Out of stock
~ 12" by 16"
This is a stock photo of the image. The work is in excellent condition overall. There may be a few minor imperfections to be expected with age. Please contact us with any questions or concerns.
Originally Hand-colored Collotype
Birds and Trees of North America
This wonderful, hand-colored folio collotype is from Rex Brasher’s Birds and Trees of North America. The work was published in 1931 by Meriden Gravure Co. in the Chickadee Valley in Kent, Connecticut. This particular print comes from set #87 of the intended 500 of Brasher’s publication which was given to a family member of Rex Brasher’s. The original illustrations were done by Rex Brasher, and the text was written by Brasher’s niece, Marie.
Birds & Trees of North America were published after Brasher’s paintings, which were originally done from 1895 to 1925. His paintings depicted 1200 species and subspecies of North American birds. Rex Brasher was a noted Connecticut wildlife artist. At age 10, his ambition was to draw all of the birds of North America.
Brasher spent 44 years chronicling the birds of North America and perfecting his art before beginning publication. He depicted birds in various states of development and plumage. The tree species and bird habitat depictions were also considered an important contribution to the field of natural history and ornithology.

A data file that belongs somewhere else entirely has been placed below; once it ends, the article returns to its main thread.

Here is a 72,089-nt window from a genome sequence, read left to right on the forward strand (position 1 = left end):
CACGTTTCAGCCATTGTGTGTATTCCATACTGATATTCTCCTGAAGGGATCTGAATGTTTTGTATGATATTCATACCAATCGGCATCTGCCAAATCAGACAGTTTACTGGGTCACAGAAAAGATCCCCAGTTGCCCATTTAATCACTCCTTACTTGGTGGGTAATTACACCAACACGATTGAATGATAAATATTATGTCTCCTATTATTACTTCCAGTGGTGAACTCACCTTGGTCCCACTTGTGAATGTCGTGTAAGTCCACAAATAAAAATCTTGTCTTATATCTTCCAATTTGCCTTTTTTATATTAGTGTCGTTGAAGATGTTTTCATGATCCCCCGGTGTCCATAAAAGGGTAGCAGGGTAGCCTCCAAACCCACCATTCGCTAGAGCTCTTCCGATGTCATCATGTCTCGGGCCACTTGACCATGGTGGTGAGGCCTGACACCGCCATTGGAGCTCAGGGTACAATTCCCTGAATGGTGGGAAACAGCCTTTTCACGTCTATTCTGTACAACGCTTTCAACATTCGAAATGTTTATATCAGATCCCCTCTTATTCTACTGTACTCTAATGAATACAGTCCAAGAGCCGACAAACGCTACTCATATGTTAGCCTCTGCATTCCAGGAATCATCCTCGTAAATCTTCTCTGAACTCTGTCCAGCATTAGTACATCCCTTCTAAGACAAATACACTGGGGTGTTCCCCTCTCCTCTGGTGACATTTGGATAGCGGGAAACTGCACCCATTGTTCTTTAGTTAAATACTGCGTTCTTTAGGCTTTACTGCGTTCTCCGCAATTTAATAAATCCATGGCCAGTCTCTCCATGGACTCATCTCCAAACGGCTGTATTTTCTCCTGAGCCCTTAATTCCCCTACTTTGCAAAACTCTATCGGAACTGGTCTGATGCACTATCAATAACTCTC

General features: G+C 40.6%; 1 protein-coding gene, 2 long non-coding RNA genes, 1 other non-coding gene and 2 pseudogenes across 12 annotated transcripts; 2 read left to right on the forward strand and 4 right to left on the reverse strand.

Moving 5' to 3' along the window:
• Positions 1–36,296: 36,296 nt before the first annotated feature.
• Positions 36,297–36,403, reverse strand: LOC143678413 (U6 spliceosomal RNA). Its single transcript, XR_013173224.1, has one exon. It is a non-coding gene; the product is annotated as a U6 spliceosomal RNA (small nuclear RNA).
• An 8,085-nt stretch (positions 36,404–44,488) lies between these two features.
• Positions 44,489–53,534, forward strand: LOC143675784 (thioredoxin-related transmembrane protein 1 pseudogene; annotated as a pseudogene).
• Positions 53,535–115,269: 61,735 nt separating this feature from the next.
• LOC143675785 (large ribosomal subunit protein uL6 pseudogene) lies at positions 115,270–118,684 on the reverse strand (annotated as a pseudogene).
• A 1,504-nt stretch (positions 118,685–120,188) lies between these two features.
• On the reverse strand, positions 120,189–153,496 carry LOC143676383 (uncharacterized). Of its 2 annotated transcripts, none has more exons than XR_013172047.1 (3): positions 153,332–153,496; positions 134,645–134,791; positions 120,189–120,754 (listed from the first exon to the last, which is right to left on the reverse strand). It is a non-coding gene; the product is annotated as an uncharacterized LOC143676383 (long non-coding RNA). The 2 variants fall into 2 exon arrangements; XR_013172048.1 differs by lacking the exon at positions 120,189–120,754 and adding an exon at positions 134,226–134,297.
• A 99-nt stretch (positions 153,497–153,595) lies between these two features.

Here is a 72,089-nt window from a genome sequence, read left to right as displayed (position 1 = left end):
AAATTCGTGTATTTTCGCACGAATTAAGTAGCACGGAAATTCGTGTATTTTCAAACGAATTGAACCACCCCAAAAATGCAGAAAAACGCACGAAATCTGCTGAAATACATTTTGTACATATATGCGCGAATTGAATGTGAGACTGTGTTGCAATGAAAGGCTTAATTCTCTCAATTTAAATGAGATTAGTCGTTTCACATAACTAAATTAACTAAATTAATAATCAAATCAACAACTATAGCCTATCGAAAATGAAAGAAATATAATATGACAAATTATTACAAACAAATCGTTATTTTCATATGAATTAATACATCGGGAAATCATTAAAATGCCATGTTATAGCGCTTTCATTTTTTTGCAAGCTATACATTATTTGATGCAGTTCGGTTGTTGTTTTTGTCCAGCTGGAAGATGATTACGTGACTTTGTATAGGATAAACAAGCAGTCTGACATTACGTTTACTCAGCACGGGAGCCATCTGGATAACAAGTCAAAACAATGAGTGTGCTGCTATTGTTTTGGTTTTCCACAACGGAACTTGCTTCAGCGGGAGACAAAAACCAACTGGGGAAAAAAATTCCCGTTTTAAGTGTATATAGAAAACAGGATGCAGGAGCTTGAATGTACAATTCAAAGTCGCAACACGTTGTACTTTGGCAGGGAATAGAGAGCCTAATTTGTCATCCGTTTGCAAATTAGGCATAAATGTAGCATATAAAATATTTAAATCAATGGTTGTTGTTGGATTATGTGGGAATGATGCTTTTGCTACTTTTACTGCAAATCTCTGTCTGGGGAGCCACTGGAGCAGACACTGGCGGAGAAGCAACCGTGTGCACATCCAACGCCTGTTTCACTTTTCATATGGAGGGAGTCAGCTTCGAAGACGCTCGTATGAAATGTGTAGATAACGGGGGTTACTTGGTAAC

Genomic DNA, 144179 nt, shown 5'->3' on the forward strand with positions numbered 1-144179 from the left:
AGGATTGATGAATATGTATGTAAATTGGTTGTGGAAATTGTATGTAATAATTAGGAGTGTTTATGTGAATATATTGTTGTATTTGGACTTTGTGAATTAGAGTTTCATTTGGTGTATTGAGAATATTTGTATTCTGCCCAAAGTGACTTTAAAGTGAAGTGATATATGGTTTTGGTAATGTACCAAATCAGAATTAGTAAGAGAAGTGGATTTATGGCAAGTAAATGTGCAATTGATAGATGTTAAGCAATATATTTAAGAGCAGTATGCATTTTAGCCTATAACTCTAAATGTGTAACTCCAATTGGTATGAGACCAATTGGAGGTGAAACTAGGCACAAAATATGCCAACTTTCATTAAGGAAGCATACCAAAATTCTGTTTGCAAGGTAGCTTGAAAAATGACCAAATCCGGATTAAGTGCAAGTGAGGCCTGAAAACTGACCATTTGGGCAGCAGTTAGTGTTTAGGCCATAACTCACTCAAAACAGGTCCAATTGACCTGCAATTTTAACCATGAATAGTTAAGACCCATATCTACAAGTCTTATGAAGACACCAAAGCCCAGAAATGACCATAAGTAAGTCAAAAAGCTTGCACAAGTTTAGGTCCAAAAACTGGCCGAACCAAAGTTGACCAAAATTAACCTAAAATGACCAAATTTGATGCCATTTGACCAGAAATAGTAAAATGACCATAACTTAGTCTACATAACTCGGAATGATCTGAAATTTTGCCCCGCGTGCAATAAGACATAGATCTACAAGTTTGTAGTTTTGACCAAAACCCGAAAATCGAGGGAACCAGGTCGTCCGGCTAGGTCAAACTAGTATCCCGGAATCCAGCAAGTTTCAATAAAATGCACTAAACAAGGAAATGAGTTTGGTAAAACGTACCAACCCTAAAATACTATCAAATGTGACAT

Brasher became friends with the famous bird painter, Louis Agassiz Fuertes. Fuertes helped develoop Brasher’s artistic range and technique. Brasher completed all the hand-coloring, using airbrush and stencil, of the birds.
Brasher received an estimate of $500,000 to complete the color printing of this work, but it would not produce the accuracy he desired. He then made the decision to hand color all of the copies himself. He worked for 6 months and completed 100 copies of the first volume and realized to complete 500 copies in his lifetime would be near impossible. It is extremely rare to come across the Brasher prints from this 1931 publication.
Brasher originally had 95 subscribers for the work, but when the Great Depression hit he lost many patrons. Eventually the wealthiest of the time period subscribed to the work including William Boeing and Paul Mellon.
No other American ornithologist has come close to the achievement of Rex Brasher in bird illustration and detailing.